H.C. Bailey did his daring quite sometime ago when he introduced to us, expecting Mr. Reginald Fortune, the sweet-sucking, hymn-crooning Josh Clunk. It is, I think, a great tribute to the way in which Josh has been built up into a breathing and fascinating human contradiction that his creator also dares, in his latest Clunk, Clunk’s Claimant, actually to bring Reggie on for a tantalising half page. How very real must not the little shyster lawyer have become when we do not find ourselves howling for our best-loved of all detectives to stay and clear things up. And they need a lot of clearing. Three fresh murders, one attempted murder, the discovery of two ancient murders, and the befogging and slight brutalisation of our old friend Superintendent Bell: all these are required before everything works out exactly to Clunk’s need, and he is free once more to chirrup to his stuffed canaries and to engage on some new arachnidan ploy. This small religious twister remains an unresolved character to us, and also, I suspect, to Mr. Bailey and to himself. The two youngsters, Henri and Peggy, are impeccably presented, but just for a minute or so the latter’s Irish idiom overflows into the mouths of two other and most un-Hibernian characters.
Times Literary Supplement (Caldwell Harpur, 2nd October 1937):
Mr. Clunk is a pious and philanthropic lawyer. Crimes occur; no one can prove he instigated them; but he always profits.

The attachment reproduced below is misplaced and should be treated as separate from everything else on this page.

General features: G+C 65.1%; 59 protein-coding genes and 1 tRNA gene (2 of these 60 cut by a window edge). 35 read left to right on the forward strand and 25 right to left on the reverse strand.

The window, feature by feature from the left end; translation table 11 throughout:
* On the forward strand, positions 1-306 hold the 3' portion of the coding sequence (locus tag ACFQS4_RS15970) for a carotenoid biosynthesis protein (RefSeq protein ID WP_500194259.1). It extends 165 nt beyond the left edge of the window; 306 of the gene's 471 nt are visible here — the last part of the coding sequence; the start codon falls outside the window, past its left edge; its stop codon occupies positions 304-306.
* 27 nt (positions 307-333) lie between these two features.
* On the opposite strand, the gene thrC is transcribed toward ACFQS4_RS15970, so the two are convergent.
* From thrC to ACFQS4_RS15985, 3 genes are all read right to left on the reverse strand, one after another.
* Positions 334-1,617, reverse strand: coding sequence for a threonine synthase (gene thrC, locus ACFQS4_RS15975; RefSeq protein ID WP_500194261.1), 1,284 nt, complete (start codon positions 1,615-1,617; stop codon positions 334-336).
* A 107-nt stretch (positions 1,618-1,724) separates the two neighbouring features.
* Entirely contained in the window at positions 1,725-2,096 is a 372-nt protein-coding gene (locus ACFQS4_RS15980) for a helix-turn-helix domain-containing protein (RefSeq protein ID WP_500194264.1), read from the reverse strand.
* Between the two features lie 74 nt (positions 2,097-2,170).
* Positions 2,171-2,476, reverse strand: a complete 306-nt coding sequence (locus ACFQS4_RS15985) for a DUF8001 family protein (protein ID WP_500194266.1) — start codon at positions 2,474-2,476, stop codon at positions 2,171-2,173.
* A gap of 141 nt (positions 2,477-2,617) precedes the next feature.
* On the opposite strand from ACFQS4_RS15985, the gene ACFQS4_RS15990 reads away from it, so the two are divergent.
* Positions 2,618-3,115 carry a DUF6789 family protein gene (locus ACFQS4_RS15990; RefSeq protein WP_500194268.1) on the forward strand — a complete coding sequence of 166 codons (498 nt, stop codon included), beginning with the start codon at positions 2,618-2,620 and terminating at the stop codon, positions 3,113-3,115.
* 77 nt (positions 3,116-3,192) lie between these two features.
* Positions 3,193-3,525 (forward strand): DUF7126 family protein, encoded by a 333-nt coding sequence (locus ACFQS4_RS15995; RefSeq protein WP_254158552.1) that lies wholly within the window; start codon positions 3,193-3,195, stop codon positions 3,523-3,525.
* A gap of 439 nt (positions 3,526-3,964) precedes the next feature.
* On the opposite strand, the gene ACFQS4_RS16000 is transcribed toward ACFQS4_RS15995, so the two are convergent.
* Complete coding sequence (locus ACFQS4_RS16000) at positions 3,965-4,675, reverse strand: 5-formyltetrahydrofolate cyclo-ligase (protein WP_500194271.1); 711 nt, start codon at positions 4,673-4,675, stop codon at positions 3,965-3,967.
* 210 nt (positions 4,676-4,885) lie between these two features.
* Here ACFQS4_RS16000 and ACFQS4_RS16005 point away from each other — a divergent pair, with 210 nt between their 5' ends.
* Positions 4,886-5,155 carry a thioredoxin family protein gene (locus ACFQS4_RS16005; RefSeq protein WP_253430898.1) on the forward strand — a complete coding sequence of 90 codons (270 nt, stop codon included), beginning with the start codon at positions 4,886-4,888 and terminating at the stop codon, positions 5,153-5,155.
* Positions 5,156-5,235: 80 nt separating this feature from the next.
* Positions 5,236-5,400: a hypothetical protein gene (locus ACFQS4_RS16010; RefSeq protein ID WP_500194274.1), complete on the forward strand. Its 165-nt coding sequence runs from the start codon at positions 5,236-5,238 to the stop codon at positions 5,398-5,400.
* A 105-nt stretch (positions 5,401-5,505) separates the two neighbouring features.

The Lade estate, a farm in 1830, covered several streets of London by 1930, and old Lade was a limpet who would not develop or sell. So a claimant appeared, with Clunk as lawyer. The claimant, Henri, a lively French youth, was said to be the son of Lade’s nephew and co-heir, killed in the War. Henri was not nearly as interested in the matter as the maternal aunt who came over with him, or Captain Okes, his father’s old friend. Platt, the estate agent, knew things, and someone who wished them unknown gave a fatal dose of daturin to Platt. Someone gave daturin to Henri, too, but he did not die. Okes died, again of daturin. Old Lade killed himself and left a confession of three murders, but at least one was a lie. Omitting police, Henri is the only honest person in the book, with the partial exception of Morgan, the girl whom Merlin, the Irish entertainer, pretends to hypnotise. Sometimes her trance is real, to the annoyance of Merlin and the Lades.
Books (Will Cuppy, 17th October 1937, 200w):
This struck us as an unusual Bailey volume, largely because of the author’s new writing style—a clipped, rather jerky vehicle in spots. As H.C. Bailey is always required reading, you can make up your mind about that.
NY Times (Isaac Anderson, 24th October 1937, 250w):
The mystery is solved in a manner that is not particularly exciting or convincing. But Joshua Clunk makes out very well indeed, even if he is a slimy old hypocrite.
Sat R of Lit (30th October 1937, 40w):
Diabolical cleverness of Clunk, plus excellent surrounding cast, mysterious venom, and spiritualistic dabblings, makes superlatively potent brew.